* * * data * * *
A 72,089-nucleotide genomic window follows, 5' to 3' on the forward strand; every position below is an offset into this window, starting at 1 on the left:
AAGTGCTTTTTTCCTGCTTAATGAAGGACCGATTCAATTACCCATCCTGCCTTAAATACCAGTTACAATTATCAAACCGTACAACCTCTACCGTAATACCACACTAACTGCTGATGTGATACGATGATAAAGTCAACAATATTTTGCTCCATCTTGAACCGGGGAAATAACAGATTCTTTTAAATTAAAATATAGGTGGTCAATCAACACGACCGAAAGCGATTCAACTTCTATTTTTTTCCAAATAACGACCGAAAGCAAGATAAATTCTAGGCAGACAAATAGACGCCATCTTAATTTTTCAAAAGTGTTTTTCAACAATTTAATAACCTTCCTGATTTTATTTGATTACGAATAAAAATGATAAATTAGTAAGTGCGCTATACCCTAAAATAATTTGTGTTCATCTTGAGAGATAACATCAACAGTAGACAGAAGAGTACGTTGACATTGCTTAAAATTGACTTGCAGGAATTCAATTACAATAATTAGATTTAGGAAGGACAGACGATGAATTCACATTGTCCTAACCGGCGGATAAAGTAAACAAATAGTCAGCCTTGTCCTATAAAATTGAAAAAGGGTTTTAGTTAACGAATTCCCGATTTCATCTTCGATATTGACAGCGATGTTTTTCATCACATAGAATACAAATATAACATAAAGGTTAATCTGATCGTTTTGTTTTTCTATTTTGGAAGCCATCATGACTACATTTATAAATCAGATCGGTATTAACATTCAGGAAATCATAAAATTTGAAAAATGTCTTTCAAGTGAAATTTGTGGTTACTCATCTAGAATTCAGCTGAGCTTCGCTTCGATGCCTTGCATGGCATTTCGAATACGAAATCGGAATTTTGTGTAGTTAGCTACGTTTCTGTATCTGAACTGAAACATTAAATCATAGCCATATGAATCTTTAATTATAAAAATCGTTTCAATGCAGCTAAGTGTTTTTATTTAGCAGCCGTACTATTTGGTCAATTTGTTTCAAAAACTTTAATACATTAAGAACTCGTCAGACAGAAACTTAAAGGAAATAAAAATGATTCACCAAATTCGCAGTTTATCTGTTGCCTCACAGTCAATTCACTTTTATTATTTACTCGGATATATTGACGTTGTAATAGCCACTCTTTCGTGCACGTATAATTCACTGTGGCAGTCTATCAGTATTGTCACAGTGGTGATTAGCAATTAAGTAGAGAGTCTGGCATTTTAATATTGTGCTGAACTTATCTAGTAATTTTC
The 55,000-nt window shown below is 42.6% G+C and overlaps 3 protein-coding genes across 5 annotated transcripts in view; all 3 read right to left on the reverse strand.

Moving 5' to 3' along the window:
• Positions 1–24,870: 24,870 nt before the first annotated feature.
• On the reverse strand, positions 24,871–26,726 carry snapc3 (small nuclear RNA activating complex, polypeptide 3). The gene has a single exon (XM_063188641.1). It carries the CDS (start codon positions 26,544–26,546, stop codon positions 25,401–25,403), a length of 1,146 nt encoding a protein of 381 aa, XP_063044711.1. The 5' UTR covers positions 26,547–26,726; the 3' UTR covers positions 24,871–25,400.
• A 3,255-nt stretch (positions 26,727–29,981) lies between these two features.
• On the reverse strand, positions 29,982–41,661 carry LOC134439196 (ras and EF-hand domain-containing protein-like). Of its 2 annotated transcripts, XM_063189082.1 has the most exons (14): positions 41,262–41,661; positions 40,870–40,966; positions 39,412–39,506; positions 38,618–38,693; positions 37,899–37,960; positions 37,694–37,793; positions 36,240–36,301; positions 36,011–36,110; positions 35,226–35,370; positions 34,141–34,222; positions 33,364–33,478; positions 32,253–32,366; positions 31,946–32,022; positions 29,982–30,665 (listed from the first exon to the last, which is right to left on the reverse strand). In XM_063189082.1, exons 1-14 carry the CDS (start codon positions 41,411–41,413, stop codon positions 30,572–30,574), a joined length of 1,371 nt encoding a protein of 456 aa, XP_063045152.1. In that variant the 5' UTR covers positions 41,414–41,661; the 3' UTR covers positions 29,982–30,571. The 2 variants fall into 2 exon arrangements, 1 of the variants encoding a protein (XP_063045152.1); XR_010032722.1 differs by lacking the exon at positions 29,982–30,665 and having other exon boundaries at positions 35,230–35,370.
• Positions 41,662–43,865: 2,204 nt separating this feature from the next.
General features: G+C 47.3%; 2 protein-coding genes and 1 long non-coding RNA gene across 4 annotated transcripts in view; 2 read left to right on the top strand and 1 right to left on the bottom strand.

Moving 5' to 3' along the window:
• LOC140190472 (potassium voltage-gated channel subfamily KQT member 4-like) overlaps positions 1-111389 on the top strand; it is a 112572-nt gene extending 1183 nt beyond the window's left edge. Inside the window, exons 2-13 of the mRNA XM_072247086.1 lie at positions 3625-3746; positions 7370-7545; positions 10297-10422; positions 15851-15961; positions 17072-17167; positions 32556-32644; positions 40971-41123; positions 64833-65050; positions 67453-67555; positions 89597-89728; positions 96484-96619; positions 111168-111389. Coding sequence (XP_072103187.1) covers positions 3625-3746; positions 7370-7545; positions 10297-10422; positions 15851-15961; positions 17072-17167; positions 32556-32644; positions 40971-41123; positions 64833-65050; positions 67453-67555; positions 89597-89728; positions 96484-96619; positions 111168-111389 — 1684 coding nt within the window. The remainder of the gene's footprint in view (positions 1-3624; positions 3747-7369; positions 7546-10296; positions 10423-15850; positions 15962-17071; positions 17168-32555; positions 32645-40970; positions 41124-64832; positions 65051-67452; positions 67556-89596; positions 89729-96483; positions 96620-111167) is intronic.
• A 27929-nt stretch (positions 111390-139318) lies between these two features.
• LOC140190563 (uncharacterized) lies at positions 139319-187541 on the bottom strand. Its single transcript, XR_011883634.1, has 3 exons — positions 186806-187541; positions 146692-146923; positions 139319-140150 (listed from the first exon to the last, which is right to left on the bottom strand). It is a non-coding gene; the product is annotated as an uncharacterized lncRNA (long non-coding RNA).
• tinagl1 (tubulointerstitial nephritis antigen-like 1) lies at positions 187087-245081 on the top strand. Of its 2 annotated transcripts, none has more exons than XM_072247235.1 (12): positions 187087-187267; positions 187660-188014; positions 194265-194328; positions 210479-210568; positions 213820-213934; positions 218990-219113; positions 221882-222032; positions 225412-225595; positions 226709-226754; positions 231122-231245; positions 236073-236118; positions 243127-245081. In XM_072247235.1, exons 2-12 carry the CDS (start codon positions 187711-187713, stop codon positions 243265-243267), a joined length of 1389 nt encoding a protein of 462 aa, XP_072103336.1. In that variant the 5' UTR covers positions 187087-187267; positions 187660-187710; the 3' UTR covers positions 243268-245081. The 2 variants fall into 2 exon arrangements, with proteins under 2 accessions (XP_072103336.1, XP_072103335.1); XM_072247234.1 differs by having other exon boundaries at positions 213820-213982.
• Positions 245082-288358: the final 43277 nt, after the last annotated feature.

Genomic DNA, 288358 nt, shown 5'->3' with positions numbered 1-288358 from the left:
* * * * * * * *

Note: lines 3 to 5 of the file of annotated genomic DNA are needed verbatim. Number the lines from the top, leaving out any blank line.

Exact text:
The 55,000-nt window shown below is 42.6% G+C and overlaps 3 protein-coding genes across 5 annotated transcripts in view; all 3 read right to left on the reverse strand.

Moving 5' to 3' along the window:
• Positions 1–24,870: 24,870 nt before the first annotated feature.